“I’ve noticed something since I’ve been working from home,” a friend told me. “At the end of a day of Zoom calls, I avoid my family. It’s tempting to distract myself with email instead of engaging with the people I care about the most.”
I get it. One of the unexpected losses for so many people was that transition time provided by a commute. But we all know that letting that change of pattern turn into a habit of disengagement with others isn’t really the answer.
This is where the Goldilocks Principle comes in again. Disengagement is a pattern of deficiency, of doing too little of a good thing. Goldilocks tells us to correct it by using a practice of engagement. In my friend’s case, he created a habit of taking his dog for a walk at the end of the day as an active signal that it was time to transition from work to engagement with his family.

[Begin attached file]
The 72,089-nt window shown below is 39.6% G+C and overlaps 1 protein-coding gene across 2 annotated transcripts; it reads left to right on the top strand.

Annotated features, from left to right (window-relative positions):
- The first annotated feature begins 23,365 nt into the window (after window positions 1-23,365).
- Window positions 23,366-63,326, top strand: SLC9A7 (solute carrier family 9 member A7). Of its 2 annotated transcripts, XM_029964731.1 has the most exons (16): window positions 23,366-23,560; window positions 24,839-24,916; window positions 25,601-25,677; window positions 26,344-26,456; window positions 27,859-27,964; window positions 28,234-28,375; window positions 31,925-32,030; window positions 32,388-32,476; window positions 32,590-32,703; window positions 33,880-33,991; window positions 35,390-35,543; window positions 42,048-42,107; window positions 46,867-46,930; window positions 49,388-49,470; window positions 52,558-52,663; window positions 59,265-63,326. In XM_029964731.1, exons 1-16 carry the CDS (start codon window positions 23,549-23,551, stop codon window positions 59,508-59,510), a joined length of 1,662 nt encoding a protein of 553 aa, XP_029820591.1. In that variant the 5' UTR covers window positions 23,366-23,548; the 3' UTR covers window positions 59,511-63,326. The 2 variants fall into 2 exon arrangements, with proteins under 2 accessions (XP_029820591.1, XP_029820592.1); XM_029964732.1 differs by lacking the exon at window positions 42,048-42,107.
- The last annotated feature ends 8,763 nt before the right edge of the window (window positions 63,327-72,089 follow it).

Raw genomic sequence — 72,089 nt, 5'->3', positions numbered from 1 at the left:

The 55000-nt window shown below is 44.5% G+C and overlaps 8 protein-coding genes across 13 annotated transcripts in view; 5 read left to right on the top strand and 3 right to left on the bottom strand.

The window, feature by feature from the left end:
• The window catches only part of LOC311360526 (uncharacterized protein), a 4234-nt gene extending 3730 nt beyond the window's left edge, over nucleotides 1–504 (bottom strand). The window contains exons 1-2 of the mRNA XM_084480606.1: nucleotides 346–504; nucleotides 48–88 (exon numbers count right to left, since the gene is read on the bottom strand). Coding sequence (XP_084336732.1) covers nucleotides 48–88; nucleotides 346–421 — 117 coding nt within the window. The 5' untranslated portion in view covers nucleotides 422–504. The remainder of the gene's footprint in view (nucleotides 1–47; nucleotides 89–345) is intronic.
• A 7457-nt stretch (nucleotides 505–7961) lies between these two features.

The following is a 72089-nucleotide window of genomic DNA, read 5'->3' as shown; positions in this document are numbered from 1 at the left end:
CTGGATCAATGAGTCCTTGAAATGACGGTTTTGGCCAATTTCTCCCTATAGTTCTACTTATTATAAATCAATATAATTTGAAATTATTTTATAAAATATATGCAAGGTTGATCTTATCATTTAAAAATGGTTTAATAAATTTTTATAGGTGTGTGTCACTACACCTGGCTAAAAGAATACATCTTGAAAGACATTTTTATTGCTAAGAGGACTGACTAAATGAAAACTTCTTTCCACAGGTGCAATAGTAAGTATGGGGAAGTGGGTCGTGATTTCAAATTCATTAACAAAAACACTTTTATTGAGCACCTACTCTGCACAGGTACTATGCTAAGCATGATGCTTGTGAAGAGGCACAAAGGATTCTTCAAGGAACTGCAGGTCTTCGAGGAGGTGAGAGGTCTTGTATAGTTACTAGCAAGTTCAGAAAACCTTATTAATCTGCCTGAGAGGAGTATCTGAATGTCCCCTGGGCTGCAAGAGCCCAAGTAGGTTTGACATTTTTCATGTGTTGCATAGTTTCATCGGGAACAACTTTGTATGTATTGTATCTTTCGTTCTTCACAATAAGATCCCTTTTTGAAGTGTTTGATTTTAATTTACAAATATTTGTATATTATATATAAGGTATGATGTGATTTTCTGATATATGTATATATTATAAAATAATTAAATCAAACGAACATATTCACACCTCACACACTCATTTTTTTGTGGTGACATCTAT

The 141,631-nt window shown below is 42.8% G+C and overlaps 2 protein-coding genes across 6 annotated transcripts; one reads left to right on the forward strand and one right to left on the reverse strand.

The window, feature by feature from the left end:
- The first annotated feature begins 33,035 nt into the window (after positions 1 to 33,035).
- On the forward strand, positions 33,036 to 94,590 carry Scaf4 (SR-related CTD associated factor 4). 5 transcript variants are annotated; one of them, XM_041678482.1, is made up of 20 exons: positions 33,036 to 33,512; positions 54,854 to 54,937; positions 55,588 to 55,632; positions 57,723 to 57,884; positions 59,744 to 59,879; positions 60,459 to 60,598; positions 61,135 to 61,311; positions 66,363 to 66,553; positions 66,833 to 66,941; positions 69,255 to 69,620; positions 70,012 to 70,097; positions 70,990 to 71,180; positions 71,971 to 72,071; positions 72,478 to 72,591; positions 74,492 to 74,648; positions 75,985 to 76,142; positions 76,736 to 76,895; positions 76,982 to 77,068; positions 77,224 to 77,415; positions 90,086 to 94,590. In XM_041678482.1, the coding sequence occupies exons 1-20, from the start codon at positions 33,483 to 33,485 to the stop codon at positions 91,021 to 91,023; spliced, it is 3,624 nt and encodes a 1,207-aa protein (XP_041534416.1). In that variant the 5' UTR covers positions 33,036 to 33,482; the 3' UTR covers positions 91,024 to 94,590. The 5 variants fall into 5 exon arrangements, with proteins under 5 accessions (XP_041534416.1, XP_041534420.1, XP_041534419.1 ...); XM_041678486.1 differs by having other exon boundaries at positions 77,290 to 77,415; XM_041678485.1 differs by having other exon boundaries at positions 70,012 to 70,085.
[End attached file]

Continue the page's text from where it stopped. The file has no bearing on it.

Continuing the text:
That’s what pros do. They recognize when their unhelpful pattern comes from holding back on something good, and they counteract it by leaning in. They use the Goldilocks Principle to restore a balance to their lives. By making intelligent adjustments, they get themselves back on track.
If you’re holding back, build a practice to lean in.